On the day Donald Trump took the oath of office and lamented in his address the nation’s rusted-out factories and crime-plagued inner cities, protesters took to the streets of San Jose to denounce the 45th president of the United States. About 300 people, led by a grassroots coalition called Rise Up for Justice, marched from Plaza de Cesar Chavez, around the Robert F. Peckham Federal Building and onto City Hall, where the crowd swelled to about 500 as the rain eased to a drizzle.
Activists and officials traded the microphone with orators, poets and singers before clearing the way for Akoma drummers and Aztec dancers. In a semicircle around them, people brandished signs defending the rights of the disabled, queer, foreign-born, working class and otherwise marginalized.
As motorcycle cops trailed the march and kept a respectful distance for most of the day, their colleagues—including a pair of snipers—kept watch from above.
“I saw maybe one or two of them on top of City Hall,” says Tamara Alvarado, head of the School of Arts and Culture at Mexican Heritage Plaza. “I was like ‘Huh, there’s a dude up there.’ It seemed to me that they were there to protect other officers and everyone else.”
Still, Alvarado recalls thinking, better a few San Jose police snipers than the rifle-wielding Homeland Security detail she saw outside the U.S. District Court that morning. “The federal building, which we circled about three times, was very heavily guarded,” she says. “It was a lot more tense, by far, than City Hall.”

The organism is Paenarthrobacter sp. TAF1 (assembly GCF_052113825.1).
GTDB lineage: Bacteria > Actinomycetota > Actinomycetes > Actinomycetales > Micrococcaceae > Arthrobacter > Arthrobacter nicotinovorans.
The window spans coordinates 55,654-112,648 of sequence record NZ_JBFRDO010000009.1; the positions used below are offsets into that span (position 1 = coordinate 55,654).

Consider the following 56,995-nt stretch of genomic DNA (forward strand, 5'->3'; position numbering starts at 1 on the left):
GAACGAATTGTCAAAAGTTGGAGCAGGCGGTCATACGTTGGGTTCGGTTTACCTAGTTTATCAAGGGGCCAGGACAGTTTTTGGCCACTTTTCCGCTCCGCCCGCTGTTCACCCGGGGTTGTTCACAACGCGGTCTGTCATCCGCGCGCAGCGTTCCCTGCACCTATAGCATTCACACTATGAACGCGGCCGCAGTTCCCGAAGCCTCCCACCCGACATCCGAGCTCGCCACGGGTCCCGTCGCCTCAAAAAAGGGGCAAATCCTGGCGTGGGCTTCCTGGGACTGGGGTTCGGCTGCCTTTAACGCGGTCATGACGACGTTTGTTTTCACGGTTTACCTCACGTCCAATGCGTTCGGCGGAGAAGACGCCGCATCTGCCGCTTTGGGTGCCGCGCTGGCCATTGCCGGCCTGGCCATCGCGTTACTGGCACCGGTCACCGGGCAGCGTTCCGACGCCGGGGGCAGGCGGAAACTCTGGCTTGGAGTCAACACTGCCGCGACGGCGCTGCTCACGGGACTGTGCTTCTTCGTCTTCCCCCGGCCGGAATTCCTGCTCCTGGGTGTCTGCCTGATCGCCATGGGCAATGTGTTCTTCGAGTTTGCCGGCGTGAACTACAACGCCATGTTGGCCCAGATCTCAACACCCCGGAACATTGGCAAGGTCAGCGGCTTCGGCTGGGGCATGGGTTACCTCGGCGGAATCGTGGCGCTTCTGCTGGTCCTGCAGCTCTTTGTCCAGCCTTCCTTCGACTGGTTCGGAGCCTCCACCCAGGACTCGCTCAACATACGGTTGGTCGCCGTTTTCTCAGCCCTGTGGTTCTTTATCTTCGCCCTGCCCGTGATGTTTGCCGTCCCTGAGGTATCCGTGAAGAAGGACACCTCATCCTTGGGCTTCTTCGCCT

A source inside City Hall snapped a cellphone picture of one of the SJPD snipers, which ignited a conversation in activist circles about how San Jose polices public assembly. The grainy visual of a sniper rattled many of the protesters, while organizers were concerned that the Inauguration Day protest appeared more heavily policed than the Women’s March, which by some estimates drew upward of 30,000 people to those same streets the next day.
“That’s just horrifying that they had that level of readiness when it was a peaceful protest,” says Ruth Silver-Taube, an employment rights attorney who regularly volunteers as a legal observer at political demonstrations. “Then you contrast that with the Women’s March, where I saw barely any police presence.”
SJPD Chief Eddie Garcia confirmed with San Jose Inside that the snipers—called “overwatch” in police parlance—were assigned to the Jan. 20 event and not the much larger event a day later. But he declined to explain why, citing officer safety.
“We don’t want to give our hand for tactical reasons,” Garcia says. “It is a tool that we use, and that’s not a secret. But we certainly can’t say for which events we have overwatch and which ones we do not, and we’re not going to get into whether we have a specific threat or not.”
Broadly speaking, Garcia says, SJPD reserves the right to deploy so-called protective overwatch for any “large group” gathered for a specific reason. Snipers provide an added layer of security and surveillance for visits from high-profile dignitaries, or to law enforcement during an officer’s funeral at the SAP Center, or major events like the Super Bowl at Levi’s Stadium in 2016.
“Our No. 1 priority is to stop some sort of active threat that’s occurring in the crowd,” Garcia says. “Ultimately, it adds security and safety for officers, but the primary reason is to try to mitigate any act of violence that’s occurring on the ground.”
Alan Schlosser, senior counsel for the Northern California chapter of the American Civil Liberties Union (ACLU), compared San Jose’s response to the Jan. 20 anti-Trump rally to the militarized response to Black Lives Matter protests in Ferguson, Missouri.